Skip to main contentSkip to main content
You have permission to edit this article.

Editorial: High court should strike down shot mandates

  • 0

President Joe Biden's efforts to halt the spread of COVID-19 through vaccine mandates are getting the ultimate test — a hearing before the U.S. Supreme Court this past Friday. At the heart of this debate is just how much authority federal agencies have to apply such sweeping orders.

Federal courts have rightly called into question this apparent overreach by the Biden administration, with judges around the country halting all iterations of the mandates, whether for certain health care workers, federal contractors or private employers. Just recently, a judge in Louisiana ruled that Biden can't force teachers in the Head Start early education program to get the vaccine, saying the order illegally bypassed Congress.

It's the mandate impacting private businesses with 100 or more employees that is especially egregious, however. The 500 pages of rules issued in early November by the Labor Department's Occupational Safety and Health Administration require employees at these companies get vaccinated or agree to regular testing. If employers don't comply, they face hefty fines.

The "emergency temporary standard" rules, which bypassed the typical notice and comment period for rulemaking, as well as Congress, were almost immediately put on hold by the 5th U.S. Circuit Court of Appeals on constitutional grounds.

Then last month, 6th Circuit in a 2-1 ruling allowed the rules to proceed. In her strongly worded dissent, Judge Joan Larsen (a Trump administration appointee who formerly served on the Michigan Supreme Court) wrote the following: "This emergency rule remains a massive expansion of the scope of (the administration's) authority."

She also compared OSHA's far-reaching rules to the Centers for Disease Control and Prevention's eviction ban, which the Supreme Court overturned last year.

Challengers, including business groups, appealed to the Supreme Court. Attorneys general in more than half the states have fought against the mandates.

Many in the business community have argued that while they supports vaccines, mandates are not the answer, and targeting employers with 100 or more workers could harm their ability to keep on or hire workers at a time when many employers are already having difficulty finding staff.

Given the Supreme Court's decision to hear the case, the Biden administration has slightly delayed enforcement to Jan. 10 from Jan. 4, but this still puts employers in a bind in trying to figure out how to proceed.

The nation is already facing a shortage of COVID tests, despite Biden's assurances he'd fix the problem. It's unclear where businesses would acquire the necessary tests to comply with OSHA's rules.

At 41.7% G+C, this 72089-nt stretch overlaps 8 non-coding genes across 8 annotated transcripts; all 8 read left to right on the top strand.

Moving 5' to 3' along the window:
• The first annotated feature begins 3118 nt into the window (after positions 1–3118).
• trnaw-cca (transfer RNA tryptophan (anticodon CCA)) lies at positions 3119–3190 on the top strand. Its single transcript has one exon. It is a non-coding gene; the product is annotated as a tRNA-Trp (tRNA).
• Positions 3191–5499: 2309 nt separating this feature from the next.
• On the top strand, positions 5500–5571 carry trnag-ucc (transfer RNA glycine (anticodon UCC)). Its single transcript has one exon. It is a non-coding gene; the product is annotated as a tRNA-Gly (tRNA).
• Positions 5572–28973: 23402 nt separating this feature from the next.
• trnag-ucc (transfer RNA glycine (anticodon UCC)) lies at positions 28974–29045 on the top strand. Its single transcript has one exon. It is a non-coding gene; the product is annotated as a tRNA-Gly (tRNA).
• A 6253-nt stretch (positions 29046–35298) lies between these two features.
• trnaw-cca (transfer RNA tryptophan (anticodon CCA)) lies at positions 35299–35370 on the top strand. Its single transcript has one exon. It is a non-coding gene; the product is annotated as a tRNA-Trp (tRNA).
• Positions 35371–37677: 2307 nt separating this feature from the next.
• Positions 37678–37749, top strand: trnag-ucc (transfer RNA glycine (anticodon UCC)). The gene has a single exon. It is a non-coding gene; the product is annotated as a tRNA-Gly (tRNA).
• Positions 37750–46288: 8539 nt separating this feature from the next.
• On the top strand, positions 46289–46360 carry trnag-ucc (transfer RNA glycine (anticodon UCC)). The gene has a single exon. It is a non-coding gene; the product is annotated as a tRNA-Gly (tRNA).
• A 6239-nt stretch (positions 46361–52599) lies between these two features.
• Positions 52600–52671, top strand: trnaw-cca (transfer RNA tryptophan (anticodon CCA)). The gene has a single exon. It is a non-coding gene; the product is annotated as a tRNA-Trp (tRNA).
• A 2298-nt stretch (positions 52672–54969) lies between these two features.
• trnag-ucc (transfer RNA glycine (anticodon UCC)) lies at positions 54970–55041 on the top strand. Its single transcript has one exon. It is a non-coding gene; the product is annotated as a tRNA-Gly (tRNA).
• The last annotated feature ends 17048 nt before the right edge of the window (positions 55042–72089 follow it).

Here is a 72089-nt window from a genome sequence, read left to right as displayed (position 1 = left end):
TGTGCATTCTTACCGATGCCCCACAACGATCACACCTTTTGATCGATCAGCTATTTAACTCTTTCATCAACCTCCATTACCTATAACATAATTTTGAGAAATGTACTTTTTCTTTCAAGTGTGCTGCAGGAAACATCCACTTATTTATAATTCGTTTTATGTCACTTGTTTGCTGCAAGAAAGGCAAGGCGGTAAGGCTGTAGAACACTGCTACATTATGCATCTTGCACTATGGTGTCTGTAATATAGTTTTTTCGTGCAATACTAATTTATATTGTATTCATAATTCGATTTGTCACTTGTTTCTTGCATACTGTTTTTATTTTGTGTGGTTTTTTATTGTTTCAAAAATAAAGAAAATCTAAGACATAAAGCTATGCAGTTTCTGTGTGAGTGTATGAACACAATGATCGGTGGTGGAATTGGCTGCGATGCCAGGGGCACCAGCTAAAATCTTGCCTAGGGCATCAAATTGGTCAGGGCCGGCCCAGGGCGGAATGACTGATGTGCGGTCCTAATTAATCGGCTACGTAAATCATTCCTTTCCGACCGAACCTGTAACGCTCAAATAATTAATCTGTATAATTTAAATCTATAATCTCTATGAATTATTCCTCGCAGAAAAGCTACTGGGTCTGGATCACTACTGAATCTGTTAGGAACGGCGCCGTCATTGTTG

In a call with governors late last month, Biden said "there is no federal solution" to COVID. The president should take his own words to heart.

Breakthrough cases are becoming more common, and vaccines alone will not stop the spread. A better approach would be to focus on ensuring states have adequate access to testing and the early virus treatments that are coming online.

Such expansive federal mandates go against our system of federalism and our constitutional rights, and are unlikely to significantly slow the virus.


Catch the latest in Opinion

* I understand and agree that registration on or use of this site constitutes agreement to its user agreement and privacy policy.

Related to this story

Most Popular

Glenn Youngkin traveled an unlikely road from Hampton Roads to the heights of the financial world, only to return to his native Virginia to pursue elected office. That uncommon path — and his common-sense campaign platform — resonated with voters in November, who saw fit to elect him the commonwealth’s 74th governor. On Saturday in Richmond, Youngkin formally assumed office, pledging to work ...

A recent advisory from the surgeon general of the United States should act as an unambiguous alarm about a national crisis of mental health plaguing. More than ever this emergency requires our concern, our energy and every resource we can muster to address it. In December, Dr. Vivek H. Murthy, the nation’s top physician, issued a lengthy report detailing the deteriorating phycological and ...

The infamous Martin Shkreli is “Pharma Bro” no more. On Jan. 10, Shkreli received a lifetime ban from the pharmaceutical industry. You may recall that Shkreli exploited lax enforcement to corner the market on a lifesaving drug (Daraprim) and then jacked up the list price more than fortyfold. This went on for years, with Shkreli directing the operation even while serving a prison term for a ...

Living their faith, worshippers at Congregation Beth Israel in Colleyville, Texas, invited an unknown, unkempt (by his own admission he "didn't look nice") man into their synagogue after he asked if it was a night shelter. They gave him comfort — and a cup of tea. But Malik Faisal Akram, a 44-year-old from Great Britain, did not return the kindness. In a nearly 11-hour hostage crisis that was ...

Private equity executive Glenn Youngkin began his term as Virginia’s governor with a pair of speeches that suggest a willingness to reach across ideological divides, while at the same time signing several executive orders guaranteed to widen the chasm.

Recommendations from the Biden administration and Centers for Disease Control and Prevention seem to change weekly regarding coronavirus precautions. Americans are justifiably confused and are at risk of tuning out. For a Democratic administration struggling to create the appearance of command authority during an ongoing national crisis, the mixed messaging feeds the Republican narrative that ...

Get up-to-the-minute news sent straight to your device.


Breaking News

News Alert